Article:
The World Health Organization defines mental health as “a state of  wellbeing in which every individual realises his or her own potential, can cope with the normal stresses of life, can work productively and fruitfully, and is able to make a contribution to her or his community.”

Carla Petty, Exercise Physiologist

Mental health includes our psychological, emotional, and social wellbeing, which in turn affects how we think, feel, behave, and interact with others. It is important at every stage of life. Our mental health fluctuates on a continuum, it is not fixed. We can move back and forth along this scale at different times during our lives in reaction to experiences or stressors, so it is important to either promote or adopt helpful coping mechanisms and strategies to maintain good mental health. 

One in five Australians aged 16-85 experience a mental illness in any year. The WHO predicts that depression will be the number one health concern in both the developed and developing nations by 2030. Overwhelming research has indicated that exercise is both an effective form of treatment as well as a preventative tool in protecting against future incidents of depression. Studies show that anyone, despite their age, gender or location, can benefit both physically and mentally from exercise.

How exercise works

The benefits of exercise include improved memory, focus, thinking, productivity, physical health and life expectancy. It reduces stress and anxiety and can distract from negative thoughts. It also provides opportunity for social engagement.

Ultimately, exercise positively influences neurogenesis, neuroplasticity and neurochemistry. It has been shown to promote the growth of neurons and strengthen existing neural pathways in the central nervous system that are important for overall brain health and where individuals are better able to tolerate stress.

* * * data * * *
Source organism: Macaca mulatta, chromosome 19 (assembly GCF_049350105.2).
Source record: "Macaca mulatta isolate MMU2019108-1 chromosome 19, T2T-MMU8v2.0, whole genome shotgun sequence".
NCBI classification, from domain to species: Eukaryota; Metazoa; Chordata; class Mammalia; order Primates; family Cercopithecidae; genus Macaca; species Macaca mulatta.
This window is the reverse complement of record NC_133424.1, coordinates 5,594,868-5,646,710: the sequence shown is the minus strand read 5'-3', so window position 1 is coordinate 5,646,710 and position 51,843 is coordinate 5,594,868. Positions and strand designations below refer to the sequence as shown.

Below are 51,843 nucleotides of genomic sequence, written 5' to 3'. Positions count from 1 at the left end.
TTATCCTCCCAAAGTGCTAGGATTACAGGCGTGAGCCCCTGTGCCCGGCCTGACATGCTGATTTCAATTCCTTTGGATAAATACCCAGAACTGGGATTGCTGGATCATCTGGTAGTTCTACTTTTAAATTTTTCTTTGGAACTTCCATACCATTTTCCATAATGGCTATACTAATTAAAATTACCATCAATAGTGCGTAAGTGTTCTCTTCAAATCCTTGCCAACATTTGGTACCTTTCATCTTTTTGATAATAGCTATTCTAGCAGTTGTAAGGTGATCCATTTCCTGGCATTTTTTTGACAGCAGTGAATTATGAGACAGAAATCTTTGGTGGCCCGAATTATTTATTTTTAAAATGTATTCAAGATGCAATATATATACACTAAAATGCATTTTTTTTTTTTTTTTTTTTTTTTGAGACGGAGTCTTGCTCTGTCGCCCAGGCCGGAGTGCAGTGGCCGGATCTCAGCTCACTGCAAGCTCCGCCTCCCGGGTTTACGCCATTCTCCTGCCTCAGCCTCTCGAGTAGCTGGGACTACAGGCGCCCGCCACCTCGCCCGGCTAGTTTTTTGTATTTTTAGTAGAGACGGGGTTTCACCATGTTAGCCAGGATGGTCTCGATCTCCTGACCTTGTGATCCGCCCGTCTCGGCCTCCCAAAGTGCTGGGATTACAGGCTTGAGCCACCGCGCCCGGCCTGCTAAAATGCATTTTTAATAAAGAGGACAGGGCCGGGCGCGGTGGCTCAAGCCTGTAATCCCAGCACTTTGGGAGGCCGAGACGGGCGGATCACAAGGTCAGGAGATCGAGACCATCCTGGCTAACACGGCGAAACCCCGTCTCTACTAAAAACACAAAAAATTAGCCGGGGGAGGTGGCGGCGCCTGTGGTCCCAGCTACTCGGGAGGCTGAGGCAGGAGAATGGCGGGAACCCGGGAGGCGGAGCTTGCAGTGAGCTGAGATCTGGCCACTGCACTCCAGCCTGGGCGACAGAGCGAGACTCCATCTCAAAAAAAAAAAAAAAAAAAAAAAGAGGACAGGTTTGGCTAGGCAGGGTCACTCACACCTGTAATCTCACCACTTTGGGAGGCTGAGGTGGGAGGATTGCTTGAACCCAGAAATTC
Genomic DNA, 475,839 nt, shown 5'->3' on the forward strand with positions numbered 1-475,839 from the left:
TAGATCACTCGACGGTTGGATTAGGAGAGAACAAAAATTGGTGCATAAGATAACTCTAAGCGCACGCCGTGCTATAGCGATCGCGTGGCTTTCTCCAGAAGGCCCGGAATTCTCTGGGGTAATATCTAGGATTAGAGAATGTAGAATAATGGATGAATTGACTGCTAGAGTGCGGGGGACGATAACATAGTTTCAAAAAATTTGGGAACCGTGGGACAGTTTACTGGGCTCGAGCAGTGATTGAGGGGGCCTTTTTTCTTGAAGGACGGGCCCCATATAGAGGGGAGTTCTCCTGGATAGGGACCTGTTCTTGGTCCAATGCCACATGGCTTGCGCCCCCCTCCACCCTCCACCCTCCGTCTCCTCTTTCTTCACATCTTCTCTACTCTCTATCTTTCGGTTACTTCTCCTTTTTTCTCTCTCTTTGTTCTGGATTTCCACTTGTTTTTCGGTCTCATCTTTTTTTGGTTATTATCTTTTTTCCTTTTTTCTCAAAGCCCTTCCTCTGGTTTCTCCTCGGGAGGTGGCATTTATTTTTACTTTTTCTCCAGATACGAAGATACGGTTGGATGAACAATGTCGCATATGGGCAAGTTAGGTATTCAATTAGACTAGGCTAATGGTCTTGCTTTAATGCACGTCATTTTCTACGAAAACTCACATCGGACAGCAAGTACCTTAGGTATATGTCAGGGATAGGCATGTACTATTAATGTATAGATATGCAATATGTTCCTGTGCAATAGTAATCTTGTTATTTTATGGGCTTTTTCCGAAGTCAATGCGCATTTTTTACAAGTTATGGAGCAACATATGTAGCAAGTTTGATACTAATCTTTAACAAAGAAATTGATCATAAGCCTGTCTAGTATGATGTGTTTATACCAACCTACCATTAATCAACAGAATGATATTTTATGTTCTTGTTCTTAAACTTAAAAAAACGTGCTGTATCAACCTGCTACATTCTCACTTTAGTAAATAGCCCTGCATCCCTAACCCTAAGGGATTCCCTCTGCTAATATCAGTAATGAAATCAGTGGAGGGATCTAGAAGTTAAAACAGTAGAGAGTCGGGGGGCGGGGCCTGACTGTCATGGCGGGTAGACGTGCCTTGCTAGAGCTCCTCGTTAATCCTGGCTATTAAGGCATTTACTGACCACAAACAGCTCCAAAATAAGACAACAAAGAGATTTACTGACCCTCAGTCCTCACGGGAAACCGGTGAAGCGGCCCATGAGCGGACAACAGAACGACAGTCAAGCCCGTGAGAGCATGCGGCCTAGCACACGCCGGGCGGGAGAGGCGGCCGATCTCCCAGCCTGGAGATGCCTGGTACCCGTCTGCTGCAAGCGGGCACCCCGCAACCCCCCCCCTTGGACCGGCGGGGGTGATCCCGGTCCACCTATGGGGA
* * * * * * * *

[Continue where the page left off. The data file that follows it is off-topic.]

Physical activity also stimulates the release of neurotransmitters such as dopamine, norepinephrine and serotonin in the brain, which are critical in regulating mood and improving overall wellbeing. Exercise also plays an important role in reducing the levels of stress hormones such as cortisol and adrenaline in the body. 

Research also shows that people who suffer from chronic or prolonged stress and/or depression are at higher risk of developing negative side effects on the cardiovascular and immune system – again highlighting the importance to use exercise preventatively, as well as the interdependence between physical health and mental health. 

Types of exercise

Research has concluded that not one form of exercise is best in treating or preventing poor mental health, but rather it is important to find exercise that is enjoyable and works best for the individual and their circumstances. It is important they enjoy the form of exercise, otherwise they are unlikely to adhere to it in the long term. Exercise adherence is poorer in many people who suffer from mental illness, so methods to increase motivation must be included in programming considerations.

For mild to moderate depression, the effect of exercise is comparable to SSRI medication and psychotherapy; for severe depression, exercise is a valuable complementary therapy to traditional treatments. 

Health professionals recommend at least 30 minutes of moderate-intensity exercise on most (preferably all) days of the week in preventing or managing mental health. It is important to note these 30 minutes do not need to be continuous; for instance, it can be broken up into 3 x 10-minute segments throughout the day. 

Moderate to vigorous intensity can be described as exercise that makes you “huff and puff”, however it is important to consider the individuals previous exercise history when prescribing a tailored program. 

When faced with poor mental health, sometimes the hardest step can be getting started. Australians of all ages are encouraged to seek professional exercise advice from an accredited exercise physiologist in conjunction with treating health professional(s) to prescribe a bespoke exercise plan.

Key messages
  • Good mental health is critical to overall wellbeing 
  • Exercise can improve brain function
  • The best exercise is the one that is most enjoyable.

References available on request

Author competing interests – nil